Finally, we’ll create a couple of conditional access policies. For testing purposes, I’ll create two policies:

  1. Access to SharePoint Online will require either a compliant device or MFA
  2. Access to Exchange Online will require both a compliant device and MFA (picture below)

Enroll!

Now we’re good to go! I start by joining the Windows 10 client to Azure AD, which will also automatically enroll it into Intune (as I have enabled the enrollment policy). After that, I’ll login with an Azure AD account and run the following command. This should generate an informational alert in MDATP, just to show that we’re getting the data.

The information in the MDATP portal lags a few minutes behind, you have to wait for a bit for the information to appear. But eventually, you should see this:

As you can see, the risk level is currently ”No known risks”, as this activity is not considered suspicious. Note, this view also shows the machines exposure level. MDATP assesses any vulnerabilities on the host, either due to missing security patches or known vulnerable configurations. The exposure level does not impact the devices compliance status, but provides very useful information about the security posture of the device.

At this point, we can see our device also in Intune, and it is compliant with all the defined policies:

When I access SharePoint Online, I’m able to get in with just username and password. And if I login to Exchange Online, I need to authenticate using MFA, but I’m able to get in. So everything is working as expected. Note: if you’re using Chrome, you need to have the Windows 10 Accounts extension enabled. Otherwise the device information will not get conveyed to Azure AD, and it will assume that you’re using a non-compliant device.

Infect me!

Now, let’s break things. In order to do that, I need to simulate an attack on my Windows 10 device so that MDATP will increase the risk level. For that purpose I’m using a Word document that is crafted for this purpose.

The document contains a macro that drops two files on the desktop (diy_rs3_jscript_executes_ps.js and WinATP-Intro-Backdoorexe.jpg). It will then establish persistence by modifying the HKCU\Software\Microsoft\Windows\CurrentVersion\Run registry key. And finally, it starts a trusted process (RuntimeBroker.exe) and injects malicious code into it. This kind of pattern might go unnoticed from traditional anti-malware solutions, and that’s of course the point here.

Once I’ve opened the document, I’ll wait a couple of minutes and voilà! There’s not just one alert, but a bunch of them, and the device risk level jumped to High. We’ll briefly look into the forensics later, now we just want to see what happens with conditional access.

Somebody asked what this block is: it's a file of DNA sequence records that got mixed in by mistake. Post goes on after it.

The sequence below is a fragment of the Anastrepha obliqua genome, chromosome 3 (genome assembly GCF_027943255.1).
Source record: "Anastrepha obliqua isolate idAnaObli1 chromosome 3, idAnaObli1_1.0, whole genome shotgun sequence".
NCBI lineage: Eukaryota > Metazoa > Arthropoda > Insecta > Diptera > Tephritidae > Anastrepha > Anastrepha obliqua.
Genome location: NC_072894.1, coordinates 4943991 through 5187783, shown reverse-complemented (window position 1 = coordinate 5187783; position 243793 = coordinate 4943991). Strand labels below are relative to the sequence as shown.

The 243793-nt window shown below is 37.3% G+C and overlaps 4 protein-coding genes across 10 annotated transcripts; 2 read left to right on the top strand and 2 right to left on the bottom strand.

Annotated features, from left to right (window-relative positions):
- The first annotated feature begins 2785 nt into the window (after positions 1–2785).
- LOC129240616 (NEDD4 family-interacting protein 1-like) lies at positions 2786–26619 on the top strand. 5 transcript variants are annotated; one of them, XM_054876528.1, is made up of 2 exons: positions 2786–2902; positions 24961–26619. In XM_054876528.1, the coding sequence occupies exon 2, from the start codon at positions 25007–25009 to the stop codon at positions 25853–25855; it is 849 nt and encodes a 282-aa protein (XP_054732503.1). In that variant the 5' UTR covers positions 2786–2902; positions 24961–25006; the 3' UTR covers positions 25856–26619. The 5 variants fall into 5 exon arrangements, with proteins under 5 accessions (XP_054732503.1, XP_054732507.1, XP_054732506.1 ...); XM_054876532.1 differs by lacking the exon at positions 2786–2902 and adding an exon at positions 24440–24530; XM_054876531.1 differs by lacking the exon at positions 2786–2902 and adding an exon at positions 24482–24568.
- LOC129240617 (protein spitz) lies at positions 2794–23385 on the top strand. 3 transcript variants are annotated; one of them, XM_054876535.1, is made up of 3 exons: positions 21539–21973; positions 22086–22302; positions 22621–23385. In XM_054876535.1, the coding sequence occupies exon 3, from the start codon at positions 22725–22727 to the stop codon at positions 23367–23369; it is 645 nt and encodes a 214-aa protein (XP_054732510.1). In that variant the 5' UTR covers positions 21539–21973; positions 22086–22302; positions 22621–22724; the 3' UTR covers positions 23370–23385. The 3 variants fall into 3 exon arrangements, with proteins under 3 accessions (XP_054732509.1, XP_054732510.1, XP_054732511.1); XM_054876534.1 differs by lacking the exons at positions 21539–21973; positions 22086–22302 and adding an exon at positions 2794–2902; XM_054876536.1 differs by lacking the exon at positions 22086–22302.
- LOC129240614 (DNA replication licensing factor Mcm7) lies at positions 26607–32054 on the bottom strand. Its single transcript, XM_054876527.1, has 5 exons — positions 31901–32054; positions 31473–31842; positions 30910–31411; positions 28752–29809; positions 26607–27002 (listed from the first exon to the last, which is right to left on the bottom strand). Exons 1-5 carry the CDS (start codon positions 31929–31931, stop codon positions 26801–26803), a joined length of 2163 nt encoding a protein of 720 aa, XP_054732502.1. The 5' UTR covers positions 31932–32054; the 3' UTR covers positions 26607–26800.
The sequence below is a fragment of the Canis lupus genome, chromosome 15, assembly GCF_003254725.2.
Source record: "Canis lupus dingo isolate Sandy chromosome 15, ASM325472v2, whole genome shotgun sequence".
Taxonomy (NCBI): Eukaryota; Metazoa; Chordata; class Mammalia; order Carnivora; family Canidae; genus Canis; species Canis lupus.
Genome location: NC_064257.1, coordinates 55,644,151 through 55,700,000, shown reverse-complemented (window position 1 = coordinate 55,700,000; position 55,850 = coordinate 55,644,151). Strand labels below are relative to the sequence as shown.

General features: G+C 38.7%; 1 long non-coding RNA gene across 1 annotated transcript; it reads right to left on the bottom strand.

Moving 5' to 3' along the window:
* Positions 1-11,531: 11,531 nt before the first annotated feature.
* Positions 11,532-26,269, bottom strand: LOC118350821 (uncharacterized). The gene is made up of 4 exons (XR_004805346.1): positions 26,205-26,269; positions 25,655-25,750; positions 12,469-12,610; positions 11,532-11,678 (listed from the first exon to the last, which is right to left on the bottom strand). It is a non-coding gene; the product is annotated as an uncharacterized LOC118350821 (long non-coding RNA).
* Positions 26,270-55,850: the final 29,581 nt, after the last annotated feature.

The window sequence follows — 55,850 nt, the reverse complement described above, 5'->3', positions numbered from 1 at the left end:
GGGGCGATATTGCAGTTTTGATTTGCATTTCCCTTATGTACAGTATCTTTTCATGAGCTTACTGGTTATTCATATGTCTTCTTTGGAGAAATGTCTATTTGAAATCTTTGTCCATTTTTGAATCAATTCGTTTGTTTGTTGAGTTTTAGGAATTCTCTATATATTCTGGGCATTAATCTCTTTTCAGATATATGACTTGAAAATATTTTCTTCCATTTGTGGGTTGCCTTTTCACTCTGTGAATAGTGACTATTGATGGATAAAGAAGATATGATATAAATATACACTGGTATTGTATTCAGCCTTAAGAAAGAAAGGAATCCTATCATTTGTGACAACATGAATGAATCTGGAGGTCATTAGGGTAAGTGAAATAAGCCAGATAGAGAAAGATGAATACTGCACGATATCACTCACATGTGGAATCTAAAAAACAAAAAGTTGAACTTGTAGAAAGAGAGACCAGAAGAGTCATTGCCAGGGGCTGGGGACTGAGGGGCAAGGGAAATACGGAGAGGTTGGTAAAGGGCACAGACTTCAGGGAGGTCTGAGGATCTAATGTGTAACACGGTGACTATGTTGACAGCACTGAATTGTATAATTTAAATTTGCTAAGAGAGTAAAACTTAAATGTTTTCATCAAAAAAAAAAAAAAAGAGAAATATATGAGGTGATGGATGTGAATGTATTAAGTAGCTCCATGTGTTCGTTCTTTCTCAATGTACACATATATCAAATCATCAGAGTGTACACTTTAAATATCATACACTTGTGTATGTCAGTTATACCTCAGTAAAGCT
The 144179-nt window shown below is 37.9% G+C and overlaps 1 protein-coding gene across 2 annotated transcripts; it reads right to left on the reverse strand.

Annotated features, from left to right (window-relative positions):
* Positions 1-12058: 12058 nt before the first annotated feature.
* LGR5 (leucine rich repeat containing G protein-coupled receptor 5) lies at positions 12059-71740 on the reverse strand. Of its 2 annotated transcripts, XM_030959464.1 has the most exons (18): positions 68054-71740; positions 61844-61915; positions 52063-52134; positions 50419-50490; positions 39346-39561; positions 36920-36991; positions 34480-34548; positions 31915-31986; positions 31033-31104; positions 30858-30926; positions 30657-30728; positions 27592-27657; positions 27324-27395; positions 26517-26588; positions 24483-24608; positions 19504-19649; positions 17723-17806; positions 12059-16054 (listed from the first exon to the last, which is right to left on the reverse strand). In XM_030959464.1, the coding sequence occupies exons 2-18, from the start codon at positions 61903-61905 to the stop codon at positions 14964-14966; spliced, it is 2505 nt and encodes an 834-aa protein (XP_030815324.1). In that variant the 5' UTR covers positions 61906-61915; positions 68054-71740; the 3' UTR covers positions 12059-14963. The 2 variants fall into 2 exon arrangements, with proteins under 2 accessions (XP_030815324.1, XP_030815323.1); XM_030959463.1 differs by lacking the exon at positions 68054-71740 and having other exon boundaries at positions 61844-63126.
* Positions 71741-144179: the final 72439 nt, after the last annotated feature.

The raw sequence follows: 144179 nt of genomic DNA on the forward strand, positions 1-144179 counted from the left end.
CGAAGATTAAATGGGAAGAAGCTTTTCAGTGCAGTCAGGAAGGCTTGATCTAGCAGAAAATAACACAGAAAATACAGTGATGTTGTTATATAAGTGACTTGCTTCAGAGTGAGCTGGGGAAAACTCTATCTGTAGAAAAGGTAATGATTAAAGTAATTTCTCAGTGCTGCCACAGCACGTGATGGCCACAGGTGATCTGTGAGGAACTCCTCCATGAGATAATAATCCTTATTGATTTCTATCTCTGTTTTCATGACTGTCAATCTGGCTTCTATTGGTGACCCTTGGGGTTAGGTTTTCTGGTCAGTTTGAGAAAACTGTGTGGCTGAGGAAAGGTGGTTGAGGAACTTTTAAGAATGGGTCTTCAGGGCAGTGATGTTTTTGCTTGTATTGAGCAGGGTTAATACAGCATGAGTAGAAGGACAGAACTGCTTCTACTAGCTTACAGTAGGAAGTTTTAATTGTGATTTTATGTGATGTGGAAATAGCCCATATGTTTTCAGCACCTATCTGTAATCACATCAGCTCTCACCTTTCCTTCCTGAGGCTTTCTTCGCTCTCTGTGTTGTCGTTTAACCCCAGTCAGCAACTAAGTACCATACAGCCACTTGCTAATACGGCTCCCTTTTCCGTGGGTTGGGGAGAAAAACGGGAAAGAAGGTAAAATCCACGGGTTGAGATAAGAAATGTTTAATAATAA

The information has also propagated to Intune via the integration and the device is no longer compliant (this took literally just a couple of minutes from the simulated infection):

At this point, I’m still able to use my open browser session as the access token is still valid (1 hour validity time). But I’m impatient so I just close my browser and reopen it. When I login to Exchange Online now, I get the following notice. In this case, it should say: ”Oops – you really shouldn’t have opened that document”.

I’m still able to access SharePoint Online but it now requires MFA. So the CA policies work just as expected.

Off the grid

One useful feature within MDATP is that you can completely isolate the client from the network. It might be that the device is currently in the corporate network, and therefore just restricting access through Azure AD might not be enough (unless you’ve implemented a full-blown zero-trust model).

Once I do that, it takes a minute or two and I lose my RDP connection. Luckily, that the device will still be able to communicate back to MDATP (well, it would be a pretty crappy feature otherwise). This way, once the remediation activities have been completed and, you can remotely allow the device back into the network. Also, I can still continue my forensic analysis while the device is safely off the grid.

CSI

So what would happen next? Obviously, at this point someone from the SOC team, or whoever is monitoring the alerts, would need to investigate what happend, and help getting the device back into compliance. There are a couple of MDATP features worth exploring at this point (we won’t go through everything). MDATP shows you the process tree during the incident, which gives a nice overview of what happened:

 You can also check on individual files, and where they have been seen in the organization, in this case I’m looking at the WinATP-Intro-Backdoorexe.jpg:

You can also take the file hash and use it to drill down to the data using the advanced hunting functionality. This allows you to search the data directly from the MDATP logs using Kusto query language (same that is used with Log Analytics). There’s also a community that has produced useful examples, both for generic use as well as for identifying specific exploits (https://github.com/microsoft/WindowsDefenderATP-Hunting-Queries). In this case, I’m just looking into all the events involving this particular file.

Another useful feature is the ”Collect investigation package”:

This will pull all sorts of useful information from the machine and allow you to download it in zip format. This can be very useful when doing the forensic analysis.

Reincarnation

So let’s say we’ve now concluded our investigations and cleaned up the machine. What next? We have to decrease the risk level of the machine for it to become compliant again. To do that, we have to resolve the alerts in the portal. You can also link alerts into incidents, as in this case all the alerts originating from this machine should all be related to a single incident.

Once all the alerts have been resolved, the risk level goes back to ”No known risks”. At this point, if we have isolated the machine, we could release it from the isolation (it took a couple of minutes for me to be able to reconnect my RDP session after the release).

And as expected, device status in Intune is back to compliant:

And I’m able to read my email again!

That concludes today’s experiments.